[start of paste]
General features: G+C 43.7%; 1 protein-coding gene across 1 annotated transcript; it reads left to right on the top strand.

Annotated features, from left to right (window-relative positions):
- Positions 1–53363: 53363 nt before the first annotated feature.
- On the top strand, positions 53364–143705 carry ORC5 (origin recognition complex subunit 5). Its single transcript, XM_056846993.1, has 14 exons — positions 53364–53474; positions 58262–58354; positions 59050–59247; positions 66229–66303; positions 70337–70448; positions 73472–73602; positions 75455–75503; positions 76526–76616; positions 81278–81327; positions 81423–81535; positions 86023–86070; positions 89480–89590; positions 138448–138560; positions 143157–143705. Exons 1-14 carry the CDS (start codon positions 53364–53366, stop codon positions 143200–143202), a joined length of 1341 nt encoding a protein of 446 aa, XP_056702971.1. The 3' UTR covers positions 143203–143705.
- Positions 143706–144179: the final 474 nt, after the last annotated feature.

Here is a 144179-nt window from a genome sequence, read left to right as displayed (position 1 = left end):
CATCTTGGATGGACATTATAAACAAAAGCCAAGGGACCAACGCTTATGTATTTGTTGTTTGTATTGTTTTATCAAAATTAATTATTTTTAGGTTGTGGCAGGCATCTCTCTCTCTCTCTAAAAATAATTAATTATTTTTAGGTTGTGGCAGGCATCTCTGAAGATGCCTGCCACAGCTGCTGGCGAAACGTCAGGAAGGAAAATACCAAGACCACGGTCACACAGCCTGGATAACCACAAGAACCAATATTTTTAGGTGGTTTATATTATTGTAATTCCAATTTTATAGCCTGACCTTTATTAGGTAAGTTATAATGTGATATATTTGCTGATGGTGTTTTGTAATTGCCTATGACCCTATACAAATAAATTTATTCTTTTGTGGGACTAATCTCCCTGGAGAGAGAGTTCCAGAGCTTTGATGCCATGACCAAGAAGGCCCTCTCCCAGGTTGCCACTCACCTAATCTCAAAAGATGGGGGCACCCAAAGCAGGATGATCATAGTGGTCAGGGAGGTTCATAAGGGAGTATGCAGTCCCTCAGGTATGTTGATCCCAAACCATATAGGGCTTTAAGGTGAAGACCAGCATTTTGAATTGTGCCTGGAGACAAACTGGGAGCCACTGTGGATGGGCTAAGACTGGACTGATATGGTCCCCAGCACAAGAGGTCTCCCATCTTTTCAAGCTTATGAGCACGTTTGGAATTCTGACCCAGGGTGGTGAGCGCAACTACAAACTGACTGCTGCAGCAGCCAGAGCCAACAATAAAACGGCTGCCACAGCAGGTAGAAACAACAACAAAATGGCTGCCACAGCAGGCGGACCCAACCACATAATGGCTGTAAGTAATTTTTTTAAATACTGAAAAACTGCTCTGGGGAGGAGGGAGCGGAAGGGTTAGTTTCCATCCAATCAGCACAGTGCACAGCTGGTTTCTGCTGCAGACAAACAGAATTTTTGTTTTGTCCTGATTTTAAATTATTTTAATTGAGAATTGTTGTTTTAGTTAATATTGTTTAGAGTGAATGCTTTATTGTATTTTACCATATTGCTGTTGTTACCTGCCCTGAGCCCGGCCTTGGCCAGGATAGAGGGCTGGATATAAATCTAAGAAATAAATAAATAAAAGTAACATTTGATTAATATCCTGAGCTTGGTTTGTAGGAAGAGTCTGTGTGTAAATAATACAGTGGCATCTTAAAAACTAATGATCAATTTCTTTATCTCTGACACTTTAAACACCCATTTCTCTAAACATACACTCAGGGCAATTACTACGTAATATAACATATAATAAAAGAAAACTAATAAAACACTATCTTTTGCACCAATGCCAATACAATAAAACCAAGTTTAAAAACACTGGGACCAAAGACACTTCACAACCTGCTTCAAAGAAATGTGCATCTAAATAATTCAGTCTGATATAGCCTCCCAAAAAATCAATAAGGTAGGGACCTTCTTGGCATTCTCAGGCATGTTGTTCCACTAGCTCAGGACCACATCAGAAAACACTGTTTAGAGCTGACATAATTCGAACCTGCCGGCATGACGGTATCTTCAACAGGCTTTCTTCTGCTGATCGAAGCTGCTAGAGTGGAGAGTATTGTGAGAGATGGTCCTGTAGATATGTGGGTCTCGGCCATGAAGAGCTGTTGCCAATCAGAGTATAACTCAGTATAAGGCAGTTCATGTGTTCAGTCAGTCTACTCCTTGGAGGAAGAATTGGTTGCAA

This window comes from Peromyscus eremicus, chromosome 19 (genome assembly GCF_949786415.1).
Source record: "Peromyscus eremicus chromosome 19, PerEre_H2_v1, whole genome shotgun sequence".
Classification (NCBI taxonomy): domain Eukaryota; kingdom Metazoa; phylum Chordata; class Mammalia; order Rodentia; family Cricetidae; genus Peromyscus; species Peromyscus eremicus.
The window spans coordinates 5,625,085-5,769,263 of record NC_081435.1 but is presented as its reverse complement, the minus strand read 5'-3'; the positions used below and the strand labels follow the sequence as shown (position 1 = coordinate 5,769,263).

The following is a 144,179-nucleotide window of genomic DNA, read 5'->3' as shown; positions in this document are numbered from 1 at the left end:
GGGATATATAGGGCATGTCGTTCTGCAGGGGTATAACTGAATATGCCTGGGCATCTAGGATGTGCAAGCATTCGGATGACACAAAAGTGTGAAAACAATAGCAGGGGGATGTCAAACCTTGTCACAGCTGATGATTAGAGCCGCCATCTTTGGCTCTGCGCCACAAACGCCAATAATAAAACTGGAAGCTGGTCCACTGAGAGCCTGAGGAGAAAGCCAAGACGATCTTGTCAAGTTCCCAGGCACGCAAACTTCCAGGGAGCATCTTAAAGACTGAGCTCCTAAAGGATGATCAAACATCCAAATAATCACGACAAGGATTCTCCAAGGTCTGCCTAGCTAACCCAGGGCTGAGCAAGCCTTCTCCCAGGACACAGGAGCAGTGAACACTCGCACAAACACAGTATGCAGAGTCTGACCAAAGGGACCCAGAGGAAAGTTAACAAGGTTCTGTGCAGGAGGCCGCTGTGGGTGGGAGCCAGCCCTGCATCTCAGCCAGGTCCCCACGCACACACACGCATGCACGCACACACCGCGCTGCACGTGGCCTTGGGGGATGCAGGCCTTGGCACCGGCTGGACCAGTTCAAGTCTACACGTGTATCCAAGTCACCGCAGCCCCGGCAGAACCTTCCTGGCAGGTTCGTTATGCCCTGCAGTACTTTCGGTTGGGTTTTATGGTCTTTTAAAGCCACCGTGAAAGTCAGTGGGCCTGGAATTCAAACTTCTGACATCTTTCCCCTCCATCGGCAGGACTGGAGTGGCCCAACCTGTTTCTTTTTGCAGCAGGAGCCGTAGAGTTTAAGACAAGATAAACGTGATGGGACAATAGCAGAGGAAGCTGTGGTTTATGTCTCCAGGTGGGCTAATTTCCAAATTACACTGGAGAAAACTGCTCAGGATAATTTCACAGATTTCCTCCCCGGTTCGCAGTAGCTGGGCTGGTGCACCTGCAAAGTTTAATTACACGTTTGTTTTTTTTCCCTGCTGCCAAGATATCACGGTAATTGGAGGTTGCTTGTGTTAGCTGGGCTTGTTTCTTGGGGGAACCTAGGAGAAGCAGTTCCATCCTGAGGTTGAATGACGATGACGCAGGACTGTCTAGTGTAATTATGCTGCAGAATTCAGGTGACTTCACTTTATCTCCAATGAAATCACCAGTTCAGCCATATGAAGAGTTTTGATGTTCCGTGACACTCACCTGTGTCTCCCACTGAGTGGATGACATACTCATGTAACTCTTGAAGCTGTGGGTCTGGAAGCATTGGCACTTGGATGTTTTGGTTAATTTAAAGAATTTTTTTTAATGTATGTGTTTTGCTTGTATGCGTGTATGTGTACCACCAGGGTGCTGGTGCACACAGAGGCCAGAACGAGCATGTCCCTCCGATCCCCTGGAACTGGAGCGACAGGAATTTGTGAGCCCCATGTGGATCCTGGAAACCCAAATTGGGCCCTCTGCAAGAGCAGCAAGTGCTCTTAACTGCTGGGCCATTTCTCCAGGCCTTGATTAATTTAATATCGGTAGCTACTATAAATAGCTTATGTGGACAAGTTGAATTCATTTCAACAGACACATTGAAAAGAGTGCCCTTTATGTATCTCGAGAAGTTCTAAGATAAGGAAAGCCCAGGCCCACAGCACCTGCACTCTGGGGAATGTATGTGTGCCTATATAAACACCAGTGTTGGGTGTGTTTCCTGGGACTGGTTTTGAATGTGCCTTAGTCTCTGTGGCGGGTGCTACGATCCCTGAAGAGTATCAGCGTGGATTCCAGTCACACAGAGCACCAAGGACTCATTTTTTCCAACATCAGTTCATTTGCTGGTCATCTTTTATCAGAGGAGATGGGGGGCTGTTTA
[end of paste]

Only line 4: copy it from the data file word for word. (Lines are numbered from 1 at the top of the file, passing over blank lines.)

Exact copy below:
- On the top strand, positions 53364–143705 carry ORC5 (origin recognition complex subunit 5). Its single transcript, XM_056846993.1, has 14 exons — positions 53364–53474; positions 58262–58354; positions 59050–59247; positions 66229–66303; positions 70337–70448; positions 73472–73602; positions 75455–75503; positions 76526–76616; positions 81278–81327; positions 81423–81535; positions 86023–86070; positions 89480–89590; positions 138448–138560; positions 143157–143705. Exons 1-14 carry the CDS (start codon positions 53364–53366, stop codon positions 143200–143202), a joined length of 1341 nt encoding a protein of 446 aa, XP_056702971.1. The 3' UTR covers positions 143203–143705.